I realize that there are numerous similarities between the 2 and a half hour NORIKO'S DINNER TABLE and LOVE EXPOSURE, especially in terms of plot structure. Both films are divided into chapters, each focusing on the narrative perspective of a different character. Allowing us to dwell deeper into the psychology of the primary characters, knowing their backstories and the like. In LOVE EXPOSURE, the focus is on Yu, Yoko and Koike, and the first three chapters happen concurrently, to show us how each of them ended up at a particular point of the story. But once the title sequence appear (... I think maybe an hour and a half into the film), the plot becomes slightly more linear.
Actually, the introductions of the three main characters, told in slightly different styles, might be my favourite parts of the movie. Those moments were when I started figuring out the actual scope and ambition of the director, and was enjoying how Sono Sion had actually made the film work despite the mishmash of styles and genres (trust me, my description makes it sound more messy than it really is). It's some ballsy and tour-de-force filmmaking. While the rest of the film is still pretty good, and also miraculous in its ability to hold everyone's attention despite its running time (it's actually more fast-paced than the more introspective NORIKO'S DINNER TABLE despite being an hour and a half longer), I felt that LOVE EXPOSURE faltered at some places, and I was a little bothered by some plot holes as well.
I wondered briefly whether, in Sion's attempts to appeal to as many audience members as possible, he ended up making the humour a little too broad, to the point where it became a slight impediment to the story. It's not that I have anything against lowbrow humour, it's just that somehow the whole exaggerated effect of Yu's 'hard-on' feels very out-of-place in this film. It's like watching a Wong Kar Wai film, and all of a sudden he decides to throw in some Wong Jing-esque humour into the fray. Or a serious Sam Mendes drama that's suddenly interrupted by some Farrelly Brothers' style sight gags. As much as it induced giggles among audiences, I was a little bothered then.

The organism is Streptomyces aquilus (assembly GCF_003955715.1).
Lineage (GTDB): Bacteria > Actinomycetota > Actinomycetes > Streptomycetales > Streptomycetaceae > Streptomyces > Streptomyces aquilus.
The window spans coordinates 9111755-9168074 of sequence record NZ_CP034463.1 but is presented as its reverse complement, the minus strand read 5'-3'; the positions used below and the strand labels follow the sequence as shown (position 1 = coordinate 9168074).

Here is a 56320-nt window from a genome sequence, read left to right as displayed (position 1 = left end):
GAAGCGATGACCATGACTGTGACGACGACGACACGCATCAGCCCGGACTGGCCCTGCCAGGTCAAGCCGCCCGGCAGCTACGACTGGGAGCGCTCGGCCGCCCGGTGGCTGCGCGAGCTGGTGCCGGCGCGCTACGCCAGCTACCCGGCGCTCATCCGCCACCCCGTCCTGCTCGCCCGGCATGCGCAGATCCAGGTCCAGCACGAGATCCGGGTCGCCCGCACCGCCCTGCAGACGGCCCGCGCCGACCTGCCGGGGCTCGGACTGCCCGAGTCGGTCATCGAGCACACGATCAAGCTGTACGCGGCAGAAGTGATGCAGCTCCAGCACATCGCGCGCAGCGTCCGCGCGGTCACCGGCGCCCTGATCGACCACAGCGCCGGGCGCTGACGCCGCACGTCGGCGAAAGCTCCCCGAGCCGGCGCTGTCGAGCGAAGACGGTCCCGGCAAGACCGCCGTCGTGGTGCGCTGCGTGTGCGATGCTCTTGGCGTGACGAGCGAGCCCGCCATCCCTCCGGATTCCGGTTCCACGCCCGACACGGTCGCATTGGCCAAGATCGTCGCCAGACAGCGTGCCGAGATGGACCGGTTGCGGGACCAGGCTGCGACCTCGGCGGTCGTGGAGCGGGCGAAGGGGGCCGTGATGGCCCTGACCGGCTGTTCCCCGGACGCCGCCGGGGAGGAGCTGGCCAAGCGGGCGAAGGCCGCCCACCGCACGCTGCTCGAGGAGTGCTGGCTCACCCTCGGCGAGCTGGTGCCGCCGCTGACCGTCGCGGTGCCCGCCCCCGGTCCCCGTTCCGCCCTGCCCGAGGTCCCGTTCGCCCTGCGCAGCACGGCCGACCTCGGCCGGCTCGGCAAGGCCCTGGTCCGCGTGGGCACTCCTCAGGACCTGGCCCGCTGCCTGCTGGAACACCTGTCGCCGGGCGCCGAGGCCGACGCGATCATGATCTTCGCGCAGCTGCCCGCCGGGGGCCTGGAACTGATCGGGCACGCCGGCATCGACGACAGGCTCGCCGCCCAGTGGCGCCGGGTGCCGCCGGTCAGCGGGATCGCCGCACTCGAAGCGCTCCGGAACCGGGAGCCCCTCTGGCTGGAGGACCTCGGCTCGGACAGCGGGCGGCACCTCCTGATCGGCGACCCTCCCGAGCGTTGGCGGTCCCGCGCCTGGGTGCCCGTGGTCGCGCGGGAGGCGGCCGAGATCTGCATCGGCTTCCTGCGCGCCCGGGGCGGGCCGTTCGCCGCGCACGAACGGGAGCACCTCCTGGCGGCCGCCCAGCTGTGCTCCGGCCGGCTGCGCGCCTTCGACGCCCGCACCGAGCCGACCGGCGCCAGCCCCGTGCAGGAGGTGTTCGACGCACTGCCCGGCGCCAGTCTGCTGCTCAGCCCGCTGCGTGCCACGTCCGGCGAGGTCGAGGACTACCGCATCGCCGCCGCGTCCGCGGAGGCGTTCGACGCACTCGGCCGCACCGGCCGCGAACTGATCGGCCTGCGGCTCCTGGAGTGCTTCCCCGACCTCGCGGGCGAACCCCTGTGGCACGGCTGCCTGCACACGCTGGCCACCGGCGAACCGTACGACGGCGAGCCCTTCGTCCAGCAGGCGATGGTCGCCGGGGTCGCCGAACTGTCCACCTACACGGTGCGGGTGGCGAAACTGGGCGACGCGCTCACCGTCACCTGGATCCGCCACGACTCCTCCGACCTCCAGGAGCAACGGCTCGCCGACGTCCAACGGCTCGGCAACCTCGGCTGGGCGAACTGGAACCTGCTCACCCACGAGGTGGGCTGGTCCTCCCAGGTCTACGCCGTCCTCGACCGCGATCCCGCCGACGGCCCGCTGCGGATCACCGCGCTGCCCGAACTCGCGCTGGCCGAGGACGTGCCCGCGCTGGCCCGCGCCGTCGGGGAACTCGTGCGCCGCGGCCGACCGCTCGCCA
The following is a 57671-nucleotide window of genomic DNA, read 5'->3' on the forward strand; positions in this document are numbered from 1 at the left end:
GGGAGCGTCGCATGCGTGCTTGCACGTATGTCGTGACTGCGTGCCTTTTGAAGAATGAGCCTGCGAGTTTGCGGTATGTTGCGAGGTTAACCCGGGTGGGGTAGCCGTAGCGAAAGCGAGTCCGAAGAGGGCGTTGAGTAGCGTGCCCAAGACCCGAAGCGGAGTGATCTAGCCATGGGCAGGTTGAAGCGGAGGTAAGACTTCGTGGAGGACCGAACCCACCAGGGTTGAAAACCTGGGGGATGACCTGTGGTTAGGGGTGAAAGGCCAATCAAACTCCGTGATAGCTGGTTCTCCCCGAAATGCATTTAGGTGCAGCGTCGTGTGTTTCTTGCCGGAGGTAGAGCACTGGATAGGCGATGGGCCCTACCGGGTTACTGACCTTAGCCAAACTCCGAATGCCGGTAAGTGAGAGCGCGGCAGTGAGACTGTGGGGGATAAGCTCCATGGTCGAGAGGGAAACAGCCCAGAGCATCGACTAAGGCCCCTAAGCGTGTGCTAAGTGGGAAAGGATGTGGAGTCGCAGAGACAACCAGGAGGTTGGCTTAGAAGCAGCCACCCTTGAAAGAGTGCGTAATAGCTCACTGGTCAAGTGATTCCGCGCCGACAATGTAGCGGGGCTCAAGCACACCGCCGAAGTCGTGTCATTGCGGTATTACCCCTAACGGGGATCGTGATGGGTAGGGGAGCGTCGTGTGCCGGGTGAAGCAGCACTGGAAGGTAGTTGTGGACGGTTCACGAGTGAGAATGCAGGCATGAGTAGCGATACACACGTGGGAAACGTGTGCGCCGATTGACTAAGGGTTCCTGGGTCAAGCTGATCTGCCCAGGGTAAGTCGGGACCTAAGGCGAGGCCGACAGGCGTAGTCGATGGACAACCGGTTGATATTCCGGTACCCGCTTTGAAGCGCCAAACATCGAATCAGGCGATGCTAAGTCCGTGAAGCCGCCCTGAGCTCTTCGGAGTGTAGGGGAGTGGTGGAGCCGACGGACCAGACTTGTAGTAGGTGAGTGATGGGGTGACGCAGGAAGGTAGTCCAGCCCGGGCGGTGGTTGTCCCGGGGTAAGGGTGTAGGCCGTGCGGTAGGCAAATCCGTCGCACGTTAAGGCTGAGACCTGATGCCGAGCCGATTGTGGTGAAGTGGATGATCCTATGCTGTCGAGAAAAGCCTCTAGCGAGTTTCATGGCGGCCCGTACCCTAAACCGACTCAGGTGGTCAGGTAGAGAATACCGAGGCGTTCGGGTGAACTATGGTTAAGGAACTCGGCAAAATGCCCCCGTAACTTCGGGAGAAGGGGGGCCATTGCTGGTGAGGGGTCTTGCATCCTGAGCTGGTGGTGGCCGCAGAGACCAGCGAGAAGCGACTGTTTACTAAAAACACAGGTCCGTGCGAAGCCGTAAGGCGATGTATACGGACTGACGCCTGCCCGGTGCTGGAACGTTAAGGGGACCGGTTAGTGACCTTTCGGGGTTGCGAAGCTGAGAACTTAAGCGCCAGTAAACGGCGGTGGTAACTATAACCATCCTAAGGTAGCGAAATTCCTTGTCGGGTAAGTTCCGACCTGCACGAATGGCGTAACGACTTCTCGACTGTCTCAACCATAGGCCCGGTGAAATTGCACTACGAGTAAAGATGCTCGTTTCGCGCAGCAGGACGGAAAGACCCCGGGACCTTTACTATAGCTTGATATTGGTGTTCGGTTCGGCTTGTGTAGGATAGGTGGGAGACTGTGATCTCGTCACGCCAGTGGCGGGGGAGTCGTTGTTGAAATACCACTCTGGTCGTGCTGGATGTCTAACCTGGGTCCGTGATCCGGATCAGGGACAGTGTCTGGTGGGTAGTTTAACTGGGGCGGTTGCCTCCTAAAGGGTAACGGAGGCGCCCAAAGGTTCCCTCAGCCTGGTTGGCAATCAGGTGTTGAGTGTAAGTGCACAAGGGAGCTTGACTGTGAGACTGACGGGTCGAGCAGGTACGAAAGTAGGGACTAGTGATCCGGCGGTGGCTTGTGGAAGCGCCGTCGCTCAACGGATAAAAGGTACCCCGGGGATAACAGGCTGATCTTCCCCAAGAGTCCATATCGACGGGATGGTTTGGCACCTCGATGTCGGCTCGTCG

Now, when I said that this film's accessible, I meant it more in terms of execution than actual content or themes. The film is still quite dark, aside from being a scathing commentary on modern Japanese society, anarchy, blind belief in religion and numerous other themes that he visited in his previous films (isolation, dehumanization, apathy, family dysfunction), there are elements of incest, lesbianism, cross-dressing... come on, the hero takes pantie shots for a living, for crap's sake. It's also ultraviolent, lots of fountains of blood, and one particularly cringe-inducing scene involves um, not so nice things happening to a guy's genitals.
Sono Sion makes his film with audiences in mind, but that doesn't mean that he compromises and shy away from disturbing content. He explained later in the Q and A session that he found it necessary to depict Yu's sneak photography misadventures in a comical manner (similar to a kung-fu film) in order to make the film more enjoyable or palatable for audiences. Of course, it's also to ensure that the protagonist remains likable. Unfortunately, when asked whether he had any trouble dealing with talent agencies of his actors because of the bold content, Sion didn't seem to answer directly (I was curious to know whether he needed to deal with anything like that or not, with lead actor Nishijima Takahiro being a lead vocalist of a pop group AAA). He merely praised his cast for being daring enough during the shoot. I agree, and I think that the performances, while over-the-top at times (more to do with the screenplay than the actors), are pretty good. Being such an epic tale, all actors get to display a wide range of emotions and the like. Production values are good, even the martial arts scenes are handled well.
Sono Sion is also a poet (read his Wikipedia entry), so he has a good eye for details. He does have something to say in this love story, yet I can see that he was able to pull it off without alienating too many people, so is already a marvelous feat. For an independent (?) film of such ambition and scope, I half-expected it to devolve into a lumbering mess before I entered the cinema, so I was more than surprised with the end results. Not a flawless masterpiece, but still an immensely unique experience, and a really good and entertaining film. I'm interested to see how it'll do at the festival circuit next year, and also when it's released commercially next January. It's difficult not to admire the film.
Trailer of Love Exposure
(UPDATE 3/12/2008): Four days after seeing the film, I would end up stumbling into a role as an extra in a film with lead actress Mitsushima Hikari, was introduced to her, and then had a brief conversation with her. Read about it here.